Aspen is indeed a speciality tree for Peter’s team. Eadha Enterprises actually takes its very name from Aspen, Eadha being the Gaelic word for the species. Synonymous with leaves which tremble, shimmer and shiver in even a slight breeze, it is ideally suited to the Garnock project as it prefers well-drained soil near rivers. And Aspen is a biodiversity superstar, its leaves attract a wide variety of insects, including the aspen hoverfly, and a host of birds feed on the insects attracted to the tree. Woodpeckers go a step further and seek out cavities for nesting.  It is even said to be one of the most popular trees for beavers.

No one could accuse Growing for Garnock of being anything other than highly active. An impressive list of achievements includes 124 people trained in planting and propagation, 2873 wild plants planted as well as the creation of the aforementioned access route.

Success breeds success.  “Our planting regime has been really successful’, explains Peter, “so we have gone back in and planted more species to further enhance the diversity of the site and we look forward to hopefully seeing it flourish in the coming years. I’d encourage anyone passing on the A737 to glance over at what we have done.”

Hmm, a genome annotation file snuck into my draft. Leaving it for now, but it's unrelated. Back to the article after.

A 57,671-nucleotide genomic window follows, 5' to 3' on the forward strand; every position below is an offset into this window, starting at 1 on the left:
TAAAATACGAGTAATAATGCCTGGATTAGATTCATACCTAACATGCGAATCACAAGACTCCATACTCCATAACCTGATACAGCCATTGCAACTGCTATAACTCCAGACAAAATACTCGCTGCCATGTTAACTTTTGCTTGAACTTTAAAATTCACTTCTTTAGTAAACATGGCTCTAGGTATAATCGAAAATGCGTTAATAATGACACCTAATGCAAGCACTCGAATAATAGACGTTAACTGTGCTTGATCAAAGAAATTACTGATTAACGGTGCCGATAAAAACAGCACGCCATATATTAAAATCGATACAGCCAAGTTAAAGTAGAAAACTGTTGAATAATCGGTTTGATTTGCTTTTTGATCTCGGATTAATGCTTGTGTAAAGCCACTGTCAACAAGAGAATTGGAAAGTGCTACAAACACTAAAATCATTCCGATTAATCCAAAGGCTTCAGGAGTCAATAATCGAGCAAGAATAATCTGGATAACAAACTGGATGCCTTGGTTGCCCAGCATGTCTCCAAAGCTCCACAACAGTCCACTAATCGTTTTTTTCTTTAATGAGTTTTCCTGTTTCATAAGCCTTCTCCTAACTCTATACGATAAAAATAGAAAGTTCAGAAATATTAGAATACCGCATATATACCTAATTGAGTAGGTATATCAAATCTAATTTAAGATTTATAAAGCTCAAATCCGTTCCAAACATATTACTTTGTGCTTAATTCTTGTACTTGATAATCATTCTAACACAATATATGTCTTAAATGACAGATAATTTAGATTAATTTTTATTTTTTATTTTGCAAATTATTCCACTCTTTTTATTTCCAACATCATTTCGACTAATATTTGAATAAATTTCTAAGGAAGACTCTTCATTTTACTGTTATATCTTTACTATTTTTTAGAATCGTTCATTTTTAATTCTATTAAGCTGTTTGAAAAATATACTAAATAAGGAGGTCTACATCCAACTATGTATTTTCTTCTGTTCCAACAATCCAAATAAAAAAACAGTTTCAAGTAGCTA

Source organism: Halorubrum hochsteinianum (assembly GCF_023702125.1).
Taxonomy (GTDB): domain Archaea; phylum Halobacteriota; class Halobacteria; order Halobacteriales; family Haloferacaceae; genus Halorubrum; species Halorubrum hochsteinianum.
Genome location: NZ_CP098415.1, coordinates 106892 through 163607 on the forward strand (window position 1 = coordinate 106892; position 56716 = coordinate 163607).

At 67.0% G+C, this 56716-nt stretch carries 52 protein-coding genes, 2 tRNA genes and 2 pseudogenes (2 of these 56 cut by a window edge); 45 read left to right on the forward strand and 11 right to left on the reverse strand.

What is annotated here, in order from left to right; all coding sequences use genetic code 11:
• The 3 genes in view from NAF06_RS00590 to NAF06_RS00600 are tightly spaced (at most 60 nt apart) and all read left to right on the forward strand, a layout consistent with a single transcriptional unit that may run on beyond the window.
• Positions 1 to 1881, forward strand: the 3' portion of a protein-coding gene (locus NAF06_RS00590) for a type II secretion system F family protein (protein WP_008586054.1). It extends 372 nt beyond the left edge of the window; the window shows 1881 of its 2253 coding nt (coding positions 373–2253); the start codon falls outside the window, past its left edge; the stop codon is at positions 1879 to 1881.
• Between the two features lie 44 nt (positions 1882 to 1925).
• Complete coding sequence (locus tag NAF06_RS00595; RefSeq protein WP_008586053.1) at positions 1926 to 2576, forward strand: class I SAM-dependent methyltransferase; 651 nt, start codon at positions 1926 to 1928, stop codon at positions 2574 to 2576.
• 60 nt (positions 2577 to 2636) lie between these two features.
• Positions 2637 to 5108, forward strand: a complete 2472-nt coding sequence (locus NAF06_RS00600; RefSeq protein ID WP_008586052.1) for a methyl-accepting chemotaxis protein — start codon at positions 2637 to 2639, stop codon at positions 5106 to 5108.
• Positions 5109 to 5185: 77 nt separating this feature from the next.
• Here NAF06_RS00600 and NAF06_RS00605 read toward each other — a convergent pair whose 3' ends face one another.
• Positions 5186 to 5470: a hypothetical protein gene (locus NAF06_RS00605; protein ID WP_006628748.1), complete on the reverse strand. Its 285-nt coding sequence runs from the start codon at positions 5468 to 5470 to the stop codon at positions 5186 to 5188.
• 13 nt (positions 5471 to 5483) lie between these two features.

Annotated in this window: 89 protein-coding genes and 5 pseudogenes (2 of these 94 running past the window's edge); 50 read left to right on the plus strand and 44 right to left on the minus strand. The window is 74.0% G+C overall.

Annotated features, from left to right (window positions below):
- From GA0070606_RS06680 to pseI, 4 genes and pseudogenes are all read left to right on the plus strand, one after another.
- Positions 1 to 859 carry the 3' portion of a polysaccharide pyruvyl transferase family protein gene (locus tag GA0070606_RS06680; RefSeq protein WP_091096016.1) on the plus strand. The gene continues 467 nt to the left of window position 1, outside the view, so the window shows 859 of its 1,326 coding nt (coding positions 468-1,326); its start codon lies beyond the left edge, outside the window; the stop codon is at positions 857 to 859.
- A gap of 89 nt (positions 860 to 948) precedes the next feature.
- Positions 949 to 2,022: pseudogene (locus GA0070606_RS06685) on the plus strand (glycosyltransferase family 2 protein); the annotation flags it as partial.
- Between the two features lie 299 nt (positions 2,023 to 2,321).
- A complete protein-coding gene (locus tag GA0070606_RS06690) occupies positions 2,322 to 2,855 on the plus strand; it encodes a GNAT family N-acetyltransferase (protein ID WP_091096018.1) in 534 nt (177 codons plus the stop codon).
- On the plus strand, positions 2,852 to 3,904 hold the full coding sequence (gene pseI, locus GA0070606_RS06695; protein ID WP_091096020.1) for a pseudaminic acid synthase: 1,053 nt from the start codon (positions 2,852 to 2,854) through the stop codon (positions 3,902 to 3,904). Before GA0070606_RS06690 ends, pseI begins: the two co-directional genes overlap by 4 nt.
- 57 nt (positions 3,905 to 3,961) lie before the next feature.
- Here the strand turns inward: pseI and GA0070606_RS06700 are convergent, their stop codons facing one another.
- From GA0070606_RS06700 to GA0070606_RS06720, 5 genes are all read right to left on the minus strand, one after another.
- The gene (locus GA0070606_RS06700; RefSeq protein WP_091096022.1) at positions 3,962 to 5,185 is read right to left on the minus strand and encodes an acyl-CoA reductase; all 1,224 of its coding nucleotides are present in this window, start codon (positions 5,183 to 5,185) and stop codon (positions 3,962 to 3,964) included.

If they do, they will see a remarkable sight. Helping to set up Eadha Enterprises has allowed Peter to expand what had been a hobby propagating cuttings from local aspen trees and promoting local conservation projects into a valuable environmental social enterprise. It isn’t just the aspen that shimmers in this region.

Logo - ERDF

NOTES

The Green Infrastructure Fund Is part of the Scottish Government’s current European Regional Development Fund (ERDF) programme, which runs through to 2023.  This is one of two ERDF Strategic Interventions led by NatureScot – the other is the Natural & Cultural Heritage Fund .

You can follow the European Structural Funds blog for ESF activities, news and updates. For twitter updates go to @scotgovESIF or use the hashtags #ERDF and #europeanstructuralfunds